NEW YORK (Reuters) - U.S. natural gas futures fell to near 10-year lows on Thursday after a government report showed a smaller-than-expected decline in weekly inventories.
The U.S. Energy Information Administration report showed total domestic gas inventories fell last week by 80 billion cubic feet to 2.433 trillion cubic feet.
With production still running at or near all-time highs and inventories set to end a very mild winter at a record high, gas prices have been on the defensive, falling 15 percent this month and nearly 25 percent since the beginning of the year.
And the slide may not be over.
There are still concerns storage ratchets, or contractual obligations, could force some to cycle gas out of inventory to meet minimum seasonal turnover requirements before March 31.
That could flood the market with even more supply, though some traders note reports that storage operators were showing some flexibility in end-winter inventory targets.
Front-month gas futures on the New York Mercantile Exchange finished down 3 cents, or 1.3 percent, at $2.272 per million British thermal units after slipping to a six-week low of $2.235 after the EIA report, barely above the 10-year low of $2.231 hit in late January.
“Weather is a lot milder than last year, so prices are drifting lower to find more coal-to-gas switching,” said Anthony Yuen, strategist at Citigroup in New York.
Cheap gas prices have led to a modest tightening in the gas market this year, helped by rising industrial use and more utility fuel switching away from more expensive coal.
Late-winter nuclear plant outages have been running well above normal and also helped boost daily gas demand.
EIA does expect gas consumption growth this year, primarily from power generators, to slightly exceed gains in production but probably not enough to balance an over supplied gas market.
With winter winding down, traders said expectations were growing that gas prices could soon break to new lows unless weather demand grows.
AccuWeather.com forecast temperatures in the Northeast and Midwest, key gas-consuming regions, to average above normal for the next two weeks, with daytime highs frequently topping 60 degrees Fahrenheit (15.6 Celsius).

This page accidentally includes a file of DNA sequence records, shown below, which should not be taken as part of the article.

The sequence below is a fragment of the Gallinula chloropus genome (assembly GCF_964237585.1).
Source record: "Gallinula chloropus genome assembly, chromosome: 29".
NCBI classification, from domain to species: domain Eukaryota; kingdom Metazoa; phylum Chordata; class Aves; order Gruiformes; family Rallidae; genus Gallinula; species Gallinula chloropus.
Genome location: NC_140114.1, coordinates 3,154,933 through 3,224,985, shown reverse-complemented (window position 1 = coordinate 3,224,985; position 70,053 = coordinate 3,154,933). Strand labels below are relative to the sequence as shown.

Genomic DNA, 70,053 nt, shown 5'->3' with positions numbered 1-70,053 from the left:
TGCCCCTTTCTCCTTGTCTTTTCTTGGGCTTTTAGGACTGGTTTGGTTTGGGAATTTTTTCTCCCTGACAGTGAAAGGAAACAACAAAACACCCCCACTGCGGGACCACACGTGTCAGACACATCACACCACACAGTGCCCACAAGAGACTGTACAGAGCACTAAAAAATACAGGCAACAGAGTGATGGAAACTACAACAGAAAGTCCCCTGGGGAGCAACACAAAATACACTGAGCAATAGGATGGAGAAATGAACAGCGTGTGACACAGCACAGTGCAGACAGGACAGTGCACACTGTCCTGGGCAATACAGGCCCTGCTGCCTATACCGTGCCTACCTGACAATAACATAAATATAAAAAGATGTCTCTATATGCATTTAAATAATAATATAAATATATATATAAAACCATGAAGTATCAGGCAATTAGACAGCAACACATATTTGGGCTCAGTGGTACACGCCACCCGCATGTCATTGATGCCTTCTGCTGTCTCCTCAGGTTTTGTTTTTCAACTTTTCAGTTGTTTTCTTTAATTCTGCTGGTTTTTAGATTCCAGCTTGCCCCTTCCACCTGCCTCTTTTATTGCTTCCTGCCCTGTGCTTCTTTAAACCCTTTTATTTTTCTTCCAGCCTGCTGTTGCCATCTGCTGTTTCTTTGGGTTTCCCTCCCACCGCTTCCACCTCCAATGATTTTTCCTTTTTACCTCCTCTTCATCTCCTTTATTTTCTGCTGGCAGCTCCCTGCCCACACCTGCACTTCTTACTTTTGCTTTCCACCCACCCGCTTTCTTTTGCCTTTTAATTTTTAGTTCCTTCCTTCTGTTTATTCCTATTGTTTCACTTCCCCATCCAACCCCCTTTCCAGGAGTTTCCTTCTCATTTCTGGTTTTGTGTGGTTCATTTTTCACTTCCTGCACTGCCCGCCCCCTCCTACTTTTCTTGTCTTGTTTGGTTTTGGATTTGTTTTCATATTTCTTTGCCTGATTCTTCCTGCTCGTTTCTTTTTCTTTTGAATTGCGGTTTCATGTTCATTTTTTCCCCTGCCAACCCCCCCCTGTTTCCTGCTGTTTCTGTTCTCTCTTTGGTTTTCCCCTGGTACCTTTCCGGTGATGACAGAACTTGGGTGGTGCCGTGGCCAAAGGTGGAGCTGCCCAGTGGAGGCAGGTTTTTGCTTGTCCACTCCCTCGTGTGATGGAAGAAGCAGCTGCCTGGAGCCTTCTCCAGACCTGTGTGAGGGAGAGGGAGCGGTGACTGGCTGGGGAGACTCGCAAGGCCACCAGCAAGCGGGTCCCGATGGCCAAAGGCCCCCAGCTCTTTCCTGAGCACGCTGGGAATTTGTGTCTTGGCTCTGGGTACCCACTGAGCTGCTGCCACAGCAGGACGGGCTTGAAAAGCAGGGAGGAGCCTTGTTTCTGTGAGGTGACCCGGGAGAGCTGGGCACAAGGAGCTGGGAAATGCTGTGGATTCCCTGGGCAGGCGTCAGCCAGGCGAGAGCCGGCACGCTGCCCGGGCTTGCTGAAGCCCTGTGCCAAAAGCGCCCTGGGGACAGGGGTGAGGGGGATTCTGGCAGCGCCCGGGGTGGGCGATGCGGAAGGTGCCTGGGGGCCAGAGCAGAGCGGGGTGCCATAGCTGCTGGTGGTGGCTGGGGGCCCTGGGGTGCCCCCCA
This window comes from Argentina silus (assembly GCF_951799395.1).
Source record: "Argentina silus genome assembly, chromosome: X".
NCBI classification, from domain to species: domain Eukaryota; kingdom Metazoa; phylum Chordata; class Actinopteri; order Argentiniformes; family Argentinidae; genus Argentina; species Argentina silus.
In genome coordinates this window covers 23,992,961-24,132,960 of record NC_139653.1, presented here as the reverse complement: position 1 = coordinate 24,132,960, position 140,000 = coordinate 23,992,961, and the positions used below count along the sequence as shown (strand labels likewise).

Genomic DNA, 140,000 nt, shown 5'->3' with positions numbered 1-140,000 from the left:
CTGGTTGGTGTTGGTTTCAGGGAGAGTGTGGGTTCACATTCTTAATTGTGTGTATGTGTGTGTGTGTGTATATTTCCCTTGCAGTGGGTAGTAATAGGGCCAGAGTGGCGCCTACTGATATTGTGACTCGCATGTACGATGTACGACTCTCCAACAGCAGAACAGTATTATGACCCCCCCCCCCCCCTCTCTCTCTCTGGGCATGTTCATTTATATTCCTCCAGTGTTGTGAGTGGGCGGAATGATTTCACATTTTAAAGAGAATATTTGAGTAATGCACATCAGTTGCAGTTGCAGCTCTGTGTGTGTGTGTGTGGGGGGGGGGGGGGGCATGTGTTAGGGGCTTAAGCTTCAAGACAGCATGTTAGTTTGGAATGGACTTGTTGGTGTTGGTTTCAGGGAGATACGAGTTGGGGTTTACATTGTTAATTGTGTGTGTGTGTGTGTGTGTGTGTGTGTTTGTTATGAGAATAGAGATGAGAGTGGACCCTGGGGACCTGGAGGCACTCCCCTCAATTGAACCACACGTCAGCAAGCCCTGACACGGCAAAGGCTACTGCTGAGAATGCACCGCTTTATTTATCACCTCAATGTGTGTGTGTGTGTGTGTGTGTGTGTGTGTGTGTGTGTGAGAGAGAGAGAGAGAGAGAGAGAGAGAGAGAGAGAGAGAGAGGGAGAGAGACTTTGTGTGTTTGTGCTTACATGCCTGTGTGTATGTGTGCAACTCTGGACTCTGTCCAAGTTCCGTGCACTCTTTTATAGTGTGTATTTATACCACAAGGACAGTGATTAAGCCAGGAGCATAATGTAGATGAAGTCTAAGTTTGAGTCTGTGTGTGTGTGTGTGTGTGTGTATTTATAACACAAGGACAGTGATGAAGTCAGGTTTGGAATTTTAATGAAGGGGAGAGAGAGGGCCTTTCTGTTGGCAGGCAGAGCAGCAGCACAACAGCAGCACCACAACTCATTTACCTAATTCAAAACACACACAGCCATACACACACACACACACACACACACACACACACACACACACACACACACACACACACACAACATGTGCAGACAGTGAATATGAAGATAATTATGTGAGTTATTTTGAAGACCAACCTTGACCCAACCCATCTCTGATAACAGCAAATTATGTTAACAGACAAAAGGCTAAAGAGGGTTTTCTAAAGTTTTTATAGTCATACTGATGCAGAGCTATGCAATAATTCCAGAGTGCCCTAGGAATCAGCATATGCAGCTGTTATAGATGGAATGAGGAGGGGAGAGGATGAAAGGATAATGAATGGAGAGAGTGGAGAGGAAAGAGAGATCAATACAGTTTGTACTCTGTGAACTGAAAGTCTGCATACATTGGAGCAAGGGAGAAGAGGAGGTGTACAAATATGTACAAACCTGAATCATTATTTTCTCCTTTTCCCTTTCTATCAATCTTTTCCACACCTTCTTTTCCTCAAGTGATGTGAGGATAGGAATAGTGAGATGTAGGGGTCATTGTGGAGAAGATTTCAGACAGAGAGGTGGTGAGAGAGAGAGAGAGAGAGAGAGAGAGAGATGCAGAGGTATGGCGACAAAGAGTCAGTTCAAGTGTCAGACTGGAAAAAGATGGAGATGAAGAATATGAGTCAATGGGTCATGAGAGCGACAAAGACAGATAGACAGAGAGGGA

The weekly inventory draw was below the Reuters poll estimate of 84 bcf and well below the five-year average drop for that week of 92 bcf.
It did slightly trim the surplus to last year, but stocks remain at a record high for this time of year and stand more than 700 bcf, or over 40 percent, above both last year and the five-year average.
(Storage graphic: link.reuters.com/mup44s)
Early withdrawal estimates for next week’s EIA report range from 35 bcf to 72 bcf versus last year’s adjusted drop of 60 bcf and the five-year average decline for that week of 79 bcf.
Stocks are expected to end winter at an all-time high above 2.2 tcf, well above the previous record of 2.148 tcf from 1983.
Traders said the huge overhang could drive prices lower this spring as weather demand fades, and could pressure prices again late in the April-through-October stock-building season if storage caverns fill to capacity and force more supply into an already-glutted market.
Planned output cuts by producers could trim 1 bcf per day or more from flowing supply, but analysts note that so far the cuts have not been reflected in pipeline flows.
Most analysts, noting it will be difficult to balance the gas market without serious production cuts, do not expect any major slowdown in gas output until late this year.
Traders were waiting for the next Baker Hughes drilling rig report on Friday after last week’s data showed the gas count slid to its lowest level since August 2009. It was the eighth straight weekly decline and stirred more talk that low prices were finally forcing drillers to slow dry gas operations.
But many analysts and traders remained skeptical that output will drop enough to significantly reduce supplies.
EIA offered little hope for the bulls on Tuesday when it raised its estimate for marketed gas production growth this year for a second straight month.
EIA expects 2012 gas output to be up 2.6 percent to a record high 67.91 bcfd despite the slide in drilling and planned cuts by some key producers that have been squeezed by low prices.
Analysts say it can take months for a slowdown in drilling to translate into lower production, noting the producer shift in spending to higher-value oil and gas liquids plays still produces plenty of associated gas that partly offsets any reductions in dry gas output.
Reporting By Joe Silha; Editing by John Picinich